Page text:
By Alan Prendergast
By Michael Roberts
By Michael Roberts
By Amber Taufen
By Patricia Calhoun
By William Breathes
By Michael Roberts
By Melanie Asmar
In 2001, under then-director Joe Allbaugh -- who'd headed George W. Bush's 2000 presidential campaign -- the Federal Emergency Management Agency predicted that a major hurricane hitting New Orleans was one of the three most likely, "most catastrophic disasters facing this country." When Allbaugh left the agency -- to consult with companies interested in doing business in that new disaster, Iraq -- his deputy, Michael Brown, became head of FEMA.
That's Michael Brown, as in "Brownie," the fellow who George W. Bush said was "doing a heck of a job" last Friday, four days after Hurricane Katrina struck. Or, as Kate Hale, former Miami-Dade emergency management chief, told a Knight-Ridder reporter, "he's done a hell of a job, because I'm not aware of any Arabian horses being killed in this storm."
Yes, before Brown went to FEMA, the 1981 graduate of the Oklahoma City University School of Law spent nine years as the Lyons-based chief lawyer for the International Arabian Horse Association. His skill set included getting the organization sued, and he reportedly was kicked out before he got his federal gig. That tidbit didn't make Brown's official FEMA resumé, which does include this: "In 2004, Mr. Brown led FEMA's thousands of dedicated disaster workers during the most active hurricane season in over 100 years, as FEMA delivered aid more quickly and more efficiently than ever before."
Hale would beg to differ: "The world that this man operated in and the focus of this work does not in any way translate to this," she said. "He does not have the experience."
On Tuesday, Representative Diana DeGetteseconded that, introducing legislation that would remove FEMA from the Department of Homeland Security, "where it is mired in bureaucracy and is a backwater for political appointees."
The website for the Arabian Horse Association suggests how to "help horse victims of Hurricane Katrina." It does not refer you to FEMA.
The hard cell:What's that big blue bear looking for inside the Colorado Convention Center? Maybe some cell-phone service.
Jack Finlaw, head of theaters and arenas for the city, has gotten the Ellie open on time, but so far, he hasn't managed to make much of the center cell-phone friendly -- much to the dismay of Blackberry addicts trying to amuse themselves during boring dinners. "In the bowels, in the ballroom, it's not very good," he admits. "The building is so massive that when you're in the center of it, there's too much interference."
For big conventions, the city has been bringing in a temporary service. And right now, it's doing an RFP for "a distributed antenna system, kind of a carrier-neutral environment" similar to what works at DIA. "We've asked all of the major carriers -- SBC, Verizon, Nextel and T-Mobile -- to come in and give us a proposal," Finlaw says.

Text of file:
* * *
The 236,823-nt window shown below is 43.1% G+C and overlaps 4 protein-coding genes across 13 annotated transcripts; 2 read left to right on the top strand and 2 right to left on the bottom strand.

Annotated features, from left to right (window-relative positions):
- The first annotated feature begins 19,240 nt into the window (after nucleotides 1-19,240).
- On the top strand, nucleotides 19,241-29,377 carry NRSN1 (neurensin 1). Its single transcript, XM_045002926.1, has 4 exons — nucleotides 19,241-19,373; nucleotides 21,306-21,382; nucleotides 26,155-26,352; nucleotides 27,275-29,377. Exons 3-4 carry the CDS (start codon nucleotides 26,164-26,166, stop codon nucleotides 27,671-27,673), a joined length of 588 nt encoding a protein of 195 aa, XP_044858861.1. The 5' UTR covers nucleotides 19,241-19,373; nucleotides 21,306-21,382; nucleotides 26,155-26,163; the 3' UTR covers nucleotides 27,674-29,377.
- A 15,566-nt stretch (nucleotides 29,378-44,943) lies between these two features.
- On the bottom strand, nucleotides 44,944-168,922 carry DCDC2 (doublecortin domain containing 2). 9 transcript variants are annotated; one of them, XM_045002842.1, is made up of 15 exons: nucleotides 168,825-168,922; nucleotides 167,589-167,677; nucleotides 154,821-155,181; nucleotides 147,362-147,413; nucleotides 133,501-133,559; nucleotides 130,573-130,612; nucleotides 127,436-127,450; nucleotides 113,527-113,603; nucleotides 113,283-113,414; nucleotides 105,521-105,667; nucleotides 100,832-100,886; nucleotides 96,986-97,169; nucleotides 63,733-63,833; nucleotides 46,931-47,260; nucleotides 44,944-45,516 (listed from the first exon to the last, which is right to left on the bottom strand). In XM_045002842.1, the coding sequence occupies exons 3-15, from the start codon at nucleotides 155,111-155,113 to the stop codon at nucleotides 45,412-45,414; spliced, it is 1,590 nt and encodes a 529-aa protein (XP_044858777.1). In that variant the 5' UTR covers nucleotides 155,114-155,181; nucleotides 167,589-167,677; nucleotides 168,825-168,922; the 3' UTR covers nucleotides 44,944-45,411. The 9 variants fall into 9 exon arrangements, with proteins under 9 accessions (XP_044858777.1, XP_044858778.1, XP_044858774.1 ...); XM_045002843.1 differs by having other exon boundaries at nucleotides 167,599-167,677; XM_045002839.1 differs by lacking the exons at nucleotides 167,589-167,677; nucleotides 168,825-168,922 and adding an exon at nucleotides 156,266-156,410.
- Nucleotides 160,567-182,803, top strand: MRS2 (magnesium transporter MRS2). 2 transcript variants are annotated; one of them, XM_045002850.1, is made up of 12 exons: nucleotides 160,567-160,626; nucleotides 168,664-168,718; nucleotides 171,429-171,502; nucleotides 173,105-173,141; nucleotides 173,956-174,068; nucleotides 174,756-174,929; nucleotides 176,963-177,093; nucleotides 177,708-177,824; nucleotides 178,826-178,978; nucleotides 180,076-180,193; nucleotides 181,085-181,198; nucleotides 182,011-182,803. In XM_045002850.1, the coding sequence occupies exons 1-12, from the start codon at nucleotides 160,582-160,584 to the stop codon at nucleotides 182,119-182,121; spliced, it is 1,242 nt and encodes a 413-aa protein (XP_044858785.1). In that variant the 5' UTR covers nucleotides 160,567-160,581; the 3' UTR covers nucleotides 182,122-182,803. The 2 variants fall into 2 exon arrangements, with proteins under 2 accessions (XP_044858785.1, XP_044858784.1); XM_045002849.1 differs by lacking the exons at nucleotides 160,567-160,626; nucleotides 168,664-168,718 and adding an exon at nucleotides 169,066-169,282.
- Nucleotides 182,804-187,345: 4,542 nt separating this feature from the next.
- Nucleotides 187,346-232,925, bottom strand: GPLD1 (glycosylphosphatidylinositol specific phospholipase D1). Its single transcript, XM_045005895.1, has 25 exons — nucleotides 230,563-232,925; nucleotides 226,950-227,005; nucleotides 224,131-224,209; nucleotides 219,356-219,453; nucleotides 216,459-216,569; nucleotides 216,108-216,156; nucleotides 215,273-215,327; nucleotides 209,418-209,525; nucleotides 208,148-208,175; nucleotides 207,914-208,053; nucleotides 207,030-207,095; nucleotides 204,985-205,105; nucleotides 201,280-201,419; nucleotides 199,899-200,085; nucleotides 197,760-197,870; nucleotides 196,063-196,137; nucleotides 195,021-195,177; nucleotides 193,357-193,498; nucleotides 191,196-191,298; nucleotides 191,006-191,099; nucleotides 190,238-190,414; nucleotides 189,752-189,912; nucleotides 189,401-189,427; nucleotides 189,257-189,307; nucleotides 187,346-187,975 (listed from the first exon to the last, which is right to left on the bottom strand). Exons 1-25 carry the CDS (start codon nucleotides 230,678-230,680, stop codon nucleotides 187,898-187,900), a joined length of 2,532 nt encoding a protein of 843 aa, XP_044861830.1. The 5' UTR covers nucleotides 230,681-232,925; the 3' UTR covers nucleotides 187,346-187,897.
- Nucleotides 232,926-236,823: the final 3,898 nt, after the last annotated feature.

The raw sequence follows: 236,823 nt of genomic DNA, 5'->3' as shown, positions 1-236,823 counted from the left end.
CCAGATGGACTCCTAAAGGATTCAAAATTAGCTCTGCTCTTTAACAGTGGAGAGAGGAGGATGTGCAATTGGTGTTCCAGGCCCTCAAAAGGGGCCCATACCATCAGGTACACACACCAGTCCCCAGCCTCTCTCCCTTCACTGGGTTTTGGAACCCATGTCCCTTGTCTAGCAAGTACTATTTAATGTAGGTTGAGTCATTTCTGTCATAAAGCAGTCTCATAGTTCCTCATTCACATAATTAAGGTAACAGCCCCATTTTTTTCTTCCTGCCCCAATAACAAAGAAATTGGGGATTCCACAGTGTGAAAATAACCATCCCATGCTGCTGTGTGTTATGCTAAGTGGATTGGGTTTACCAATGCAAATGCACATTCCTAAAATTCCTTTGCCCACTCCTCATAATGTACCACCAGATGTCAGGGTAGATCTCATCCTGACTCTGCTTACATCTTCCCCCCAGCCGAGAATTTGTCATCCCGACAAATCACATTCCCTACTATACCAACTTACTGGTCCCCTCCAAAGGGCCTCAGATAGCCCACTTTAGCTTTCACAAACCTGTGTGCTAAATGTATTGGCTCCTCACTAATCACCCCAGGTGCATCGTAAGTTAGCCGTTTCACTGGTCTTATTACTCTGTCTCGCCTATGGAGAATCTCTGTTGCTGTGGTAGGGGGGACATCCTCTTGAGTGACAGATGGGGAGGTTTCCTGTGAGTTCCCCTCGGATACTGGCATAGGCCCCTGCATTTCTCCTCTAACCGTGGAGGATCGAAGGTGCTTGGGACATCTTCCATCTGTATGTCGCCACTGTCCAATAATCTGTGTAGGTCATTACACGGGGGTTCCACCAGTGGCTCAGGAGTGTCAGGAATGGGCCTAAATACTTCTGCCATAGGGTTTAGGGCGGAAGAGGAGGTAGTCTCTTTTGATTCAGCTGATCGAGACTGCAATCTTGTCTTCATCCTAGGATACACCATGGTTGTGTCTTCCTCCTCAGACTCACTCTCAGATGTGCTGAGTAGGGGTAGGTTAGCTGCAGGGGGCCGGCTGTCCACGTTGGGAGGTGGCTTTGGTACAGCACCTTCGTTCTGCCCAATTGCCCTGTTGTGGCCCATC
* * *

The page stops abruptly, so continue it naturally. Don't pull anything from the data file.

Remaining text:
He hopes to have the problem solved within a few months. "Blackberry addicts will have their fix at the first of the year," he promises.
Wings over the Rockies: Sebastian Metz's guardian angel must be working overtime. Over Labor Day weekend, the founder of the Denver chapter of the Guardian Angels was able to join his fellow red berets for the 2005 World Conference that was held in this city.
But back in January, no one knew if Metz would ever walk again -- or even if he'd live -- after he underwent 24 hours of open-heart surgery to repair a rare heart defect. Metz had been diagnosed with the ailment just six weeks before his wife, Shauna Strecker, gave birth to their son, Rook (Off Limits, January 20).
"Sebastian is getting more and more involved in the Angels and with the city again; all the things he loves the most," Strecker writes on her blog. "He is also so upset about what has happened in New Orleans. He is desperate to do something about it to help all the people who are stranded and without help or food."
He is still on crutches and experiencing memory loss, but after rehab at Craig, he's recovering faster than doctors at Stanford University Hospital had expected. Unfortunately, with regained strength come renewed chores: Last week, Strecker enlisted her husband in some late-summer poo pick-up. "With baby on hip, rake in hand and Sebastian following behind with his hand gloved and bagged (an extra safety feature I designed), we all took to the back yard with a vengeance!!," she writes. "It was hilarious. Sebastian had a bear of a time trying to discern poo (brown...ish) from the yard/earth (also brown...ish). So, I was giving a myriad of verbal cues and prompts, and the occasional foot point to get him on the target. There were things said like, `Ooh, almost. Aw, just missed it. Oh my God, right on the money. The poo is in the bag. Oh, the texture, disgusting. I can see them better when they're fresh.'"
His angel must have been off-duty that day.
Scene and herd: The scene looked like something out of New Orleans -- only a lot less smelly. By last Friday morning, the line of eager shoppers determined to be first into Sniagrabon Saturday morning stretched from the entrance of Gart's Sportscastle along Tenth Avenue and then up Lincoln Street. Many people came equipped with tents, but bonus points to the fellows who had their plaid couch in place on Broadway before dawn on Thursday.... The convenience store across Washington Street from Argonaut is back in business, this time as the Capital Hill Market. Among other things, it's peddling inadvertent nostalgia: The old gas signs remain, offering unleaded at $1.18 a gallon.